Holmes of Kyoto
by Rebecca Silverman,
How would you rate episode 9 of
Holmes of Kyoto ?
How many parties can one anime hold? By my count, this week's episode marks the fourth large gala that Kiyotaka and Aoi have attended, in yet another glorious mansion replete with its own ballroom. It's like they're members of the ton in a Regency romance, but with less witty banter. It's definitely possible that all of this is simply to create an atmosphere of Refined Kyoto Life, which would tie in nicely with Kiyotaka's character; as Aoi said last week, he's always perfectly formal with her and most others, only lapsing into casual speech when his emotions are heightened, a state which multiple formal cultures describe as unrefined. It all combines to form a picture of high society, and the sort of wealth that allows for one to become a collector of precious antiquities.
Since this is clearly not something that Aoi would have experienced before, she seems to be getting accustomed to the whole thing a bit too rapidly. That's symptomatic of the awkward pacing that the series seems to have settled into – mysteries float by, solved with Kiyotaka's stunning skill, Aoi and Kiyotaka dance around each other emotionally, and side characters sort of wander in and inject some comic relief with varying degrees of success. Oh, and then there's Ensho, the most sparingly used villain in recent memory. Ensho does pop back up this week in order to test Kiyotaka once again, and interestingly enough he seems to nearly beat him this time…but no. It turns out to be the same old song and dance that they've gone through before, with Kiyotaka seeing through Ensho's forgeries and Ensho vanishing into the night like the counterfeiting ninja monk he is.
It's an interesting approach to telling a story if you step back, because while each episode appears to run in pretty much the same manner as the one before it, the relationship between Kiyotaka and Aoi is slowly building. Previously she never would have had the courage to ask to see his (ridiculously opulent) bedroom, and he wouldn't have quietly let on that he understands what she really means by her wish to be able to drink black coffee. He's become gentler with her, and she's grown more sure of herself around him. That Holmes of Kyoto is able to show this in a subtle, almost cautious way, mirroring their feelings for each other and their own insecurities, does feel like a triumph of understated storytelling.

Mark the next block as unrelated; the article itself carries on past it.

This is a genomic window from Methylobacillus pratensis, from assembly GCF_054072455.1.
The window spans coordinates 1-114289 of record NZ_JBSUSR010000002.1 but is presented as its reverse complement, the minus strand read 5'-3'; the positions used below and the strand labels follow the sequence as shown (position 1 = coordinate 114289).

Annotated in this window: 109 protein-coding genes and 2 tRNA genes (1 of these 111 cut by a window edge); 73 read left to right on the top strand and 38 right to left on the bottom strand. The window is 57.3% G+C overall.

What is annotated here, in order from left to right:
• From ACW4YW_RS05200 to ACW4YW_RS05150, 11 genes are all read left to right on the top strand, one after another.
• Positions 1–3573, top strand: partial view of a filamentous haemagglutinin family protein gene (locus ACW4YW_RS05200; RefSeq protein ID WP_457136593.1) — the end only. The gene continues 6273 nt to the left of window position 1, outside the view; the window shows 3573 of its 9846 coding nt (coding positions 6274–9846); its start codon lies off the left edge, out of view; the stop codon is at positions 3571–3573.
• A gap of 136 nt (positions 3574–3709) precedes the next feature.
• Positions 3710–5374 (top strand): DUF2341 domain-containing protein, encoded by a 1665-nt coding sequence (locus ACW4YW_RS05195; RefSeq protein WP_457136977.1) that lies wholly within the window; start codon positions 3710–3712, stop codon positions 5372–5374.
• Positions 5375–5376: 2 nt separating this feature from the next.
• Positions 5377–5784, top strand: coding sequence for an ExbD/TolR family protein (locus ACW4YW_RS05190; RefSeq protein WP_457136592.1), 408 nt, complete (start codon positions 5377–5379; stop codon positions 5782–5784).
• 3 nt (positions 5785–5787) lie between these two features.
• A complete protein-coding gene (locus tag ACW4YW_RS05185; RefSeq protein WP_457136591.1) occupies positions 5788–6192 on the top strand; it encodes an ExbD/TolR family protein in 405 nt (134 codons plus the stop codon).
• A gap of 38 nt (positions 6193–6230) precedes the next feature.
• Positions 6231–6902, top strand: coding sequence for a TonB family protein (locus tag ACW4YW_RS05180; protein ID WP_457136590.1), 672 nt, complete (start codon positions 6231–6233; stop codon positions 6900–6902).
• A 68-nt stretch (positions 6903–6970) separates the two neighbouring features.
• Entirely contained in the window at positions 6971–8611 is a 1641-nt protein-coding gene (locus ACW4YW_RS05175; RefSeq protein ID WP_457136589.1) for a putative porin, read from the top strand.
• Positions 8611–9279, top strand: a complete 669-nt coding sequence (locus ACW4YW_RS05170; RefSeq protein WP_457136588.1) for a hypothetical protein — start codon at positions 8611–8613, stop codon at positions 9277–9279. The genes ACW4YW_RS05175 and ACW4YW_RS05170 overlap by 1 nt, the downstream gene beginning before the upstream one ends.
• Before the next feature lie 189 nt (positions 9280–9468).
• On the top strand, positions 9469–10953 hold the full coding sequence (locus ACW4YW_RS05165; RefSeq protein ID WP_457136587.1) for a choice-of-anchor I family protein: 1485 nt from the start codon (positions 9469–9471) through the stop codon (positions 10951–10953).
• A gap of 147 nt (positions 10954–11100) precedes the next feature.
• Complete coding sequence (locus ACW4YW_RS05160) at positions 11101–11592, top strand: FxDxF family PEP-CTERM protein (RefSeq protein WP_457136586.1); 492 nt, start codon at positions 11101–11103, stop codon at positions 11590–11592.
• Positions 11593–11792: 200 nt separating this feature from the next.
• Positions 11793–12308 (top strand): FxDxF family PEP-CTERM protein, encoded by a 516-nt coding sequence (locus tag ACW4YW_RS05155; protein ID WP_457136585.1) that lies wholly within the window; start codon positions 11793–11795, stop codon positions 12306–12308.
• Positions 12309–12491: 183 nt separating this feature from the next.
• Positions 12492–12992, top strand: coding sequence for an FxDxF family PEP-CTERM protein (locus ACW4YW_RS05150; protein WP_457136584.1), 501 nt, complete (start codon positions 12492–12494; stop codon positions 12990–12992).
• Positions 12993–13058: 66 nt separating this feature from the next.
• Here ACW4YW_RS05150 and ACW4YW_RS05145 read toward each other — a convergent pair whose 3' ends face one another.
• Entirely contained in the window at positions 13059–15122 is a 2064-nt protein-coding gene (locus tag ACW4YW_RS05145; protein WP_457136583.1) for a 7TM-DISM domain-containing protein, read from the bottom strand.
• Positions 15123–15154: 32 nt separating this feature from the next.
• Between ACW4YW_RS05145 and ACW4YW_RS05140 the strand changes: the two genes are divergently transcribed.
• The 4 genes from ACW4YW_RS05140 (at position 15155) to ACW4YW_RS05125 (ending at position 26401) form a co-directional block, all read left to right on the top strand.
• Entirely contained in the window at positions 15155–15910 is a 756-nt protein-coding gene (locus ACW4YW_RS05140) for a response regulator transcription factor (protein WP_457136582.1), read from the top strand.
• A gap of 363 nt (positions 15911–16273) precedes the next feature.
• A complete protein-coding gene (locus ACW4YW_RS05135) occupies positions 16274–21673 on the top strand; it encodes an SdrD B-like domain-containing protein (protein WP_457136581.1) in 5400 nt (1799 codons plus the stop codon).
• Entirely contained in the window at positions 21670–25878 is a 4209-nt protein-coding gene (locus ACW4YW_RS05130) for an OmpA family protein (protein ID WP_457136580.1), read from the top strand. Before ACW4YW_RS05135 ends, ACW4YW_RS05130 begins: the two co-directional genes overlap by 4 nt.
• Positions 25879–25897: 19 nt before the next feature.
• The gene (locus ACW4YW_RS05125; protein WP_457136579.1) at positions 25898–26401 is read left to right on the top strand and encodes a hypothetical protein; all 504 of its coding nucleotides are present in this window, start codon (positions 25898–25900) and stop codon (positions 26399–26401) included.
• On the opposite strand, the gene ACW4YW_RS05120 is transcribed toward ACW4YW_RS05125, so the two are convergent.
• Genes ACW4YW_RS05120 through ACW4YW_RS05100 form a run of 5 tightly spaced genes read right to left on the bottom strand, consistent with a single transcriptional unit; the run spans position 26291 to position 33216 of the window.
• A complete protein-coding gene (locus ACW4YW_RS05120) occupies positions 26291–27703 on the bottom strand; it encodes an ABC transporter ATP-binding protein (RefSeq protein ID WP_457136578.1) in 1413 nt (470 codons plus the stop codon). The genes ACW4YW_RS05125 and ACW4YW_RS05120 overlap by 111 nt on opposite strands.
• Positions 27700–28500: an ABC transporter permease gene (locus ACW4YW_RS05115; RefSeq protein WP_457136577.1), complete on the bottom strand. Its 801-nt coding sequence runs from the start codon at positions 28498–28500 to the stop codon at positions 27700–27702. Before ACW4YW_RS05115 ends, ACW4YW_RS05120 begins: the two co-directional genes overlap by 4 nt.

The issue, then, is that it keeps getting gummed up with the pretense that this is something of a mystery show. It could easily glide by as a light romance with an antiques-appraising theme, because the characters are good together and the art analysis is interesting. The show's own artwork also does a good job of reproducing the artworks in question; I may not be an expert on Japanese art, but my artist sister is a major fan of Alphonse Mucha, and the depiction of his lithographs in this episode is not only faithful but beautiful. This, along with the slow build of the romance plot, indicate that the series really didn't need the Sherlock Holmes conceit to sell its story, and I daresay it might have been a better show without it.
That said, this week is more about Kiyotaka's observation skills than any actual mystery, which feels a bit less contrived. The issue is more that it doesn't really settle on any one plot point and develop it enough to make this particularly interesting. We have yet another party, Aoi and Kiyotaka take a few more tentative steps towards each other, Ensho shows up and is enigmatically malicious, and a few jokes are cracked at Akihito's expense. It feels textbook and frankly a little bit boring, and all of the Agatha Christie-style party puzzles and walking tours of Kyoto can't save it.
Holmes of Kyoto is currently streaming on Crunchyroll.
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